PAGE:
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Art In The Time of Corona
A collection of famous art masterpieces both classical and modern recreated during the corona virus lockdown and beyond, using costumes, props, and "found" items.
Date(s): January 3, 2021. Album by Cheralyn Lambeth. Photos by Cheralyn Lambeth. 1 - 24 of 52 Total. 1 Visits.
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"Spring (Jeanne)," Edouard Manet, 1881
Inspired by the Getty Museum Art Challenge, this piece was quickly recreated with items found around the house.

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"Self Portrait, Yawning," Joseph Ducreux, 1783
Another Getty-inspired recreation

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"Mona Lisa," Leonarda da Vinci, 1517
One of the most famous paintings in art history, this one was a definite choice for the collection

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"Girl With Pearl Earring," Johannes Vermeer, 1665
Another well-known and simple portrait quickly created from items found around the house

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"Arrangement in Grey & Black No 1," James McNeill Whistler
Better known as "Whistler's Mother," this 1871 painting was another easy recreation made with "found" items. The cap was created from a pinned pillowcase.

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"George Washington After the Battle of Princeton," 1779
Painted by Charles Willson Peale, this recreation photo was actually taken on the battlefield at Yorktown.  Photo assist, Richard Siebigteroth and Cynthia Hardesty

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"The Crystal Ball," Jon William Waterhouse, 1902
Suggestion of Natalie M. Kurczewski

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"Allegory of Vanity,"  Trophime Bigot, 1630
Multiple "found" items went into the creation of this piece, including "Ed" the skull, courtesy of Tina McSwain/Charlotte Area Paranormal Society

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"The Scream," Edvard Munch, 1893
During lockdown, it was definitely a challenge to find an open public bridge on which to take this photo.

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"Cherubs from the Sistine Madonna," Raphael
This masterpiece was created by Raphael (Sanzio) between 1513 and 1514; the reproduction here is the first in the gallery to feature more than one subject in the photo.

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"Magdalene With the Smoking Flame," Georges de  la Tour 1640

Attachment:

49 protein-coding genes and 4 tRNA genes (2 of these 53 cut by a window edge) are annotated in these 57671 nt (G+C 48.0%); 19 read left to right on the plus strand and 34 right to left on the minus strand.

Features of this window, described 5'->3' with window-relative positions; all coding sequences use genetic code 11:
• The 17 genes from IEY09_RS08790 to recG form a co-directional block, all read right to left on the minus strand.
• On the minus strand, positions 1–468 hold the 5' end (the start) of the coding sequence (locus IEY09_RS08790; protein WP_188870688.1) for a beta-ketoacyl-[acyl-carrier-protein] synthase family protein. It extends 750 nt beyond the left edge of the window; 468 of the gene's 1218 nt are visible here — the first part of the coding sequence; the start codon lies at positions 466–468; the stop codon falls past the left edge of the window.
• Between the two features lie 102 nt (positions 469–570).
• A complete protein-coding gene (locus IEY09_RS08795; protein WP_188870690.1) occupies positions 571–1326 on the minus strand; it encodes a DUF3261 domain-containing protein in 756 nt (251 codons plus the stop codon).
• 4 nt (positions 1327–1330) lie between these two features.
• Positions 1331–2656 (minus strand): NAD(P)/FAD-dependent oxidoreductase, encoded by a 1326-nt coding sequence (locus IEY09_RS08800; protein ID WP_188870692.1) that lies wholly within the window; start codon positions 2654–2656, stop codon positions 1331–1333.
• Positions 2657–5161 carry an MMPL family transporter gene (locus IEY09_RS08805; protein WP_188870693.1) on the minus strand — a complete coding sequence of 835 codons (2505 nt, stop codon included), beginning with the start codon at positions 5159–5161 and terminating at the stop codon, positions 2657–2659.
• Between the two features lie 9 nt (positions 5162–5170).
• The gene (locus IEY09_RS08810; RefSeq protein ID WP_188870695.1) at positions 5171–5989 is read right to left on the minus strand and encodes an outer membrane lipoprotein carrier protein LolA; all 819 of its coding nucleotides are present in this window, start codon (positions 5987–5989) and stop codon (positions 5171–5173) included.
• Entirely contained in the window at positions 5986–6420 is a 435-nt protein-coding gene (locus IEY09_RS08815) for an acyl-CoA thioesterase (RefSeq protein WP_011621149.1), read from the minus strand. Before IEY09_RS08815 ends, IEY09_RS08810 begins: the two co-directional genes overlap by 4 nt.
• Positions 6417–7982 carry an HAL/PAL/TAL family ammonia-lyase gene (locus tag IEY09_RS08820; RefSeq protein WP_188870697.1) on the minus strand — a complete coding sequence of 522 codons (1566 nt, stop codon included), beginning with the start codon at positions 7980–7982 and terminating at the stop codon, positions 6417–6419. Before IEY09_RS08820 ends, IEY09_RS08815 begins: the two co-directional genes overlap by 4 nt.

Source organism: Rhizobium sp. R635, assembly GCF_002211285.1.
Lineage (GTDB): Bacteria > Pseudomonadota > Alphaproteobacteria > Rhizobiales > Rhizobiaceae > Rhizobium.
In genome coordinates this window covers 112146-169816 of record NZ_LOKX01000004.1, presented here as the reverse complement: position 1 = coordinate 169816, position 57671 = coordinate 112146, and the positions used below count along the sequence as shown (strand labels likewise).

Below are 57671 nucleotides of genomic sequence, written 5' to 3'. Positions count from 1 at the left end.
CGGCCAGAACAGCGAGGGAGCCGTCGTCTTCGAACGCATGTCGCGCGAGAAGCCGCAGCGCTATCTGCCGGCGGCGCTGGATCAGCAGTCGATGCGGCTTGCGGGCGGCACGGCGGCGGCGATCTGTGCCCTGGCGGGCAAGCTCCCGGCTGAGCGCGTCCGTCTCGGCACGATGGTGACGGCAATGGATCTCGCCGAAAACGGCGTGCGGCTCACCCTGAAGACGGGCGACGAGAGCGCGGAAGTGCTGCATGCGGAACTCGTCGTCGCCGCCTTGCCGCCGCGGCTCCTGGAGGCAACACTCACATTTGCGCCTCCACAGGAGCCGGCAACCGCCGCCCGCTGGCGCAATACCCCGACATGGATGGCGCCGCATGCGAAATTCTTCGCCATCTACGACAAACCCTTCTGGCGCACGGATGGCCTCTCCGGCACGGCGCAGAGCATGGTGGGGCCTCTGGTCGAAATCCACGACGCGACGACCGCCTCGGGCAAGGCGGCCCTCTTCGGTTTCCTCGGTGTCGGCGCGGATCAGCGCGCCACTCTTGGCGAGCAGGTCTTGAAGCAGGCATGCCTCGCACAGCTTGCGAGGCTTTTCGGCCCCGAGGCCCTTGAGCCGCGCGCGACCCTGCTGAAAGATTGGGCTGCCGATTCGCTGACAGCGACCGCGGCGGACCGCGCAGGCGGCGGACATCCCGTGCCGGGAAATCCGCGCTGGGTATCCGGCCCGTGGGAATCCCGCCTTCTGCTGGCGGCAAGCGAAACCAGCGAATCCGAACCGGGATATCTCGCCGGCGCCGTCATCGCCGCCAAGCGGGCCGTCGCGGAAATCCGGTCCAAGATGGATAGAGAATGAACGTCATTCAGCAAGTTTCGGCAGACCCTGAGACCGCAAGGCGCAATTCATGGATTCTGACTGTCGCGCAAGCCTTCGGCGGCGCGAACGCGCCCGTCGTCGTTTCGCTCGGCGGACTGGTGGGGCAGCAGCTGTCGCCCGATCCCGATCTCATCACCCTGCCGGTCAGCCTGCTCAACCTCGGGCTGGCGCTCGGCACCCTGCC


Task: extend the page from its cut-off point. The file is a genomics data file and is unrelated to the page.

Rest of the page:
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"The Last Supper," Leonardo da Vinci, 1498
One of the gallery favorites, this piece was recreated (appropriately enough) over Easter weekend 2020. Each pose was individually photographed and then stitched together in editing.

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"The Farewell of Telemachus & Eucharis," Jacques-Louis David
Another artwork from the Getty Museum, the reproduction of this 1818 painting was created in the same manner as The Last Supper. Suggestion of David Skirmont.

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"Hand With Reflecting Sphere," M.C. Escher, 1935
Also known as "Self-Portrait in Spherical Mirror," this piece was recreated using a gazing ball from the backyard garden. Suggestion of Alan Chafin.

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"Washington Crossing the Delaware," Emanuel Leutze, 1851
By far the best and most elaborate piece in the gallery, this recreation was constructed in the same manner as The Last Supper, taking each pose individually and stitching them together in digital editing.  Suggestion of Richard Siebigteroth.

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"Portrait of the Hon. Elizabeth Booth," Francis Coates Jones
This 1769 painting currently hangs in the Mint Museum in Charlotte, NC, and has always been a personal favorite.

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"The Persistence of Memory," Salvador Dali, 1931
This piece was created on the kitchen table using a combination of made items (the clocks, painted on fabric and cut from posterboard) and found objects including a bedsheet, fabric, and a stick/pebbles from the back yard. Suggestion of Stasi Betts.

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"Freefall," Helene Frankenthaler, 1992
This contemporary piece was recreated using various colors of fabric hanging from a door. Suggestion of Laura Haywood-Cory.

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In the Style of Jackson Pollack
While not a recreation of a specific Pollack work, this piece was created digitally to capture the artist's iconic style.

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"Portrait of Suzanne Le Pelletier de Saint Fargeau,"1804
Another work by Jacques Louis-David. Suggestion of David Skirmont.

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"Love Letter to Levi-Strauss," Gina Gilmour, 1976
Hanging in the North Carolina Museum of Art, this work was created by a fellow North Carolinian.  Suggestion of Roxie Ray.

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"Flaming June," Sir Frederic Leighton, 1895
Suggestion of Jess Elliott

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"American Gothic," Grant Wood, 1930
This photo is the second attempt at recreating this iconic work, this time using an actual pitchfork (on loan from Val Baker). Shot on location at Historic Rosedale, Charlotte NC; photo assist, Jennifer DeVoll.

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"When the Blue Evening Slowly Falls," Frank Bramley, 1909
Suggestion of Natalie M. Kurczewski

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